At the beginning of August, the Ottoman army came near Szigetvar, and from August 5, intense fighting began. The sultan himself came the day after the battle began. He stayed in his tent about ¼ miles from the fort, as he was forced to be out of battle due to old age and illness, and could barely walk on his own. The Ottoman army was numerous and historians generally agree that there were somewhere around 100,000 Ottoman soldiers, many of them elite janissaries, and two to three hundred cannons. In addition to the sultan, it was led by the Grand Vizier Mehmed Sokolović. Heavy attacks and cannon fire, coordinated by the Aliportug artillery commander, in New Varos ultimately forced Zrinski to issue an order to withdraw to Old Varos on the evening of 9 August. The attackers did not stop and new attacks began the next day. The Janissaries approached the town from three sides, digging ditches towards the places where the cannons focused their fire. At the same time, they started working on draining the swamp and demolishing the embankment of the Almas stream. Two embankments were also erected to make it easier to shoot at the defenders. Deciding, the seventh in total, the assault on Old Varos took place on August 19th. During the retreat to the City, some defenders were cut off from the bridge and died surrounded in the town.

Siege of Szigetvar

By August 20, the swamp around Szigetvar was already largely drained. All that’s left is mud. Attacks were launched from all four sides. The first assault followed six days of firing on the walls, but was repulsed. A new great assault followed on August 29, but this attack was repulsed with heavy Ottoman losses, and the commander Aliportug also fell.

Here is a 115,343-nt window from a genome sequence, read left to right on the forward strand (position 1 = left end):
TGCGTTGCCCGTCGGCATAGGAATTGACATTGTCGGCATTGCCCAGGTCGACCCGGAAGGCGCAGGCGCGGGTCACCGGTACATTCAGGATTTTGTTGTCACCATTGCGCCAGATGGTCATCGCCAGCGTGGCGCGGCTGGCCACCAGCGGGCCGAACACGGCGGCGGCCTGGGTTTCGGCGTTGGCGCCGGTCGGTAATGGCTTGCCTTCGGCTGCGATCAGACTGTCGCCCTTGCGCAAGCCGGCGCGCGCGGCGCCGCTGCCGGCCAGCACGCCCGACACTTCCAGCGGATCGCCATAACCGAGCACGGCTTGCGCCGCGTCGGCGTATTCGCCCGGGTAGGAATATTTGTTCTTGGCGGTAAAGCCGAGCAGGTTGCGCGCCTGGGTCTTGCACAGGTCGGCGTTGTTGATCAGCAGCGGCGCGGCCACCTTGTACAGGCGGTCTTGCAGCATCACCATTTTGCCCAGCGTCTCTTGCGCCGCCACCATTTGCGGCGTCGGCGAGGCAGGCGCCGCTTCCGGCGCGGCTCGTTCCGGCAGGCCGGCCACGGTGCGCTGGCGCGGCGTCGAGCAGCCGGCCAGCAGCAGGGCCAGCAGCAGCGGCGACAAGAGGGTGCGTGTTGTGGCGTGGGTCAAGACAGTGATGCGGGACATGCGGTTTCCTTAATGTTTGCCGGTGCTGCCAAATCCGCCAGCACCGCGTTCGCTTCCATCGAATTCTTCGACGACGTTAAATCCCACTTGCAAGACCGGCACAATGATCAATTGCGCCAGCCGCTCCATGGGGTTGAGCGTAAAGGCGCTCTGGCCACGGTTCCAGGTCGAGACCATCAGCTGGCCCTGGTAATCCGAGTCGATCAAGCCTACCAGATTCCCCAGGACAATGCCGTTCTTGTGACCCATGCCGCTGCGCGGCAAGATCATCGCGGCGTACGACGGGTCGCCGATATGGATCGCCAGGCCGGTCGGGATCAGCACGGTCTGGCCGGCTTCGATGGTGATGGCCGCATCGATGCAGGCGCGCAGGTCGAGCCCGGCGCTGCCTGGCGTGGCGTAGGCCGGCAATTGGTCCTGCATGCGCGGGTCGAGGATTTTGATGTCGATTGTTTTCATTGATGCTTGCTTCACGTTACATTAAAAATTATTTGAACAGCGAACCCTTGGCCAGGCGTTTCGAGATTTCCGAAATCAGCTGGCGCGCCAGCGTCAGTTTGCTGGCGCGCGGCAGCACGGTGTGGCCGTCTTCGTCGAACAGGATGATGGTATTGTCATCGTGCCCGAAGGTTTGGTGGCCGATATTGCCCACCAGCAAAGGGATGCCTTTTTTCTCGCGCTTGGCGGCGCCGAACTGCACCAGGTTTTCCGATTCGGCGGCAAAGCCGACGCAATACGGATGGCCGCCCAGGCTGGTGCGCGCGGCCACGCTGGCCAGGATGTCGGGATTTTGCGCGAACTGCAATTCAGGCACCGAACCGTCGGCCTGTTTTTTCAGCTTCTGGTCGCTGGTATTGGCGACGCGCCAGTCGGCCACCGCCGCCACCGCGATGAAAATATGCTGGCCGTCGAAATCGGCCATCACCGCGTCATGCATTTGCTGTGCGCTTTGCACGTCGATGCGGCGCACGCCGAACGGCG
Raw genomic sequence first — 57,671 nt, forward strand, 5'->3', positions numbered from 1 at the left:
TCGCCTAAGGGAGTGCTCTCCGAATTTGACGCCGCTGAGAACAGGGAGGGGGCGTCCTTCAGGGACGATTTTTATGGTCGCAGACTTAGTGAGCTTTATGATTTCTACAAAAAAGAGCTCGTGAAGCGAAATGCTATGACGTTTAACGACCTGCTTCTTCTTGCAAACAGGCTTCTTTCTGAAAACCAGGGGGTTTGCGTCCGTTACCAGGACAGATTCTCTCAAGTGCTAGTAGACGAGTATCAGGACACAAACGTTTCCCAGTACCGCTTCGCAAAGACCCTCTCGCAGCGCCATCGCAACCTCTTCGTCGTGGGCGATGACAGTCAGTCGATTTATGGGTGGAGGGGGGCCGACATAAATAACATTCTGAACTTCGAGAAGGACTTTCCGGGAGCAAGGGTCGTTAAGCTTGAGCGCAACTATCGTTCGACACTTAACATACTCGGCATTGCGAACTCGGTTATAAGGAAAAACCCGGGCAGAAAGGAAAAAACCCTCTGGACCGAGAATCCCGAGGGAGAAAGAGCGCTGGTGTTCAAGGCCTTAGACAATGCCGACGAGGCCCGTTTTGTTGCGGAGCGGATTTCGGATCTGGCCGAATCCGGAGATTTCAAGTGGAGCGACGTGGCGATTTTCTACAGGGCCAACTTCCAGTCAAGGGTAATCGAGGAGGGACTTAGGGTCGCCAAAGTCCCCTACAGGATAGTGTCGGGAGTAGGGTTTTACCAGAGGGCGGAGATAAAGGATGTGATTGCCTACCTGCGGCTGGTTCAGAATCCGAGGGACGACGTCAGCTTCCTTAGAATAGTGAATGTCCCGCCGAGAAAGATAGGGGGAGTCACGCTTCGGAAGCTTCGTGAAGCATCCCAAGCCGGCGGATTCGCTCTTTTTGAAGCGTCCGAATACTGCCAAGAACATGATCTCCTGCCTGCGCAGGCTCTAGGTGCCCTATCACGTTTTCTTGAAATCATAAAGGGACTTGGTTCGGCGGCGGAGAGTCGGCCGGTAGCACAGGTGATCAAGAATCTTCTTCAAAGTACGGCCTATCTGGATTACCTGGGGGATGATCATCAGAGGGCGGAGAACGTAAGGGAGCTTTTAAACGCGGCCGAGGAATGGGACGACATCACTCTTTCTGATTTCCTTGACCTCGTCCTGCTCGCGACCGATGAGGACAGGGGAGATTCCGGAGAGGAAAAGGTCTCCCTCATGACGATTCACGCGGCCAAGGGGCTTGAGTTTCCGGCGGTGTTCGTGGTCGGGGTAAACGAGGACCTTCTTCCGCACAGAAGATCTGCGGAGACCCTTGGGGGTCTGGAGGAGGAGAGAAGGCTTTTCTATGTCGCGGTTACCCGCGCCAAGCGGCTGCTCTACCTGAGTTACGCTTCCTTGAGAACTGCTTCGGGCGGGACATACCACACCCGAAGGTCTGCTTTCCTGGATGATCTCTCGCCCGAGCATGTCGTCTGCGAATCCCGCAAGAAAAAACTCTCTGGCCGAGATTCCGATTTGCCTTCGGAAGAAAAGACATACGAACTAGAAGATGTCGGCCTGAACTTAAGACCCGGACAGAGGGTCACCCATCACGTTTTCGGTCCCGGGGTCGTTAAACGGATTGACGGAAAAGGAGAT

All this time Zrinski had hoped that the Christian army would come to his aid, and he refused offers of surrender. At one point, the attackers brought the trumpet player of his son Juraj, and fraudulently wanted to convince Zrinski to keep his son, whom he would kill if he did not surrender. Despite everything, Zrinski refused to surrender, and all offers to surrender fired at the arrows in Szigetvar were useless, because the defenders did not want to surrender, either out of loyalty to Zrinski or out of fear of severe punishment if their plan was revealed. Emperor and King Maximilian already had 90,000 troops gathered near Gyula, but the military council decided for now to do nothing and strike neither directly at Szigetvar nor at Ostrogon to drag parts of the Ottoman army.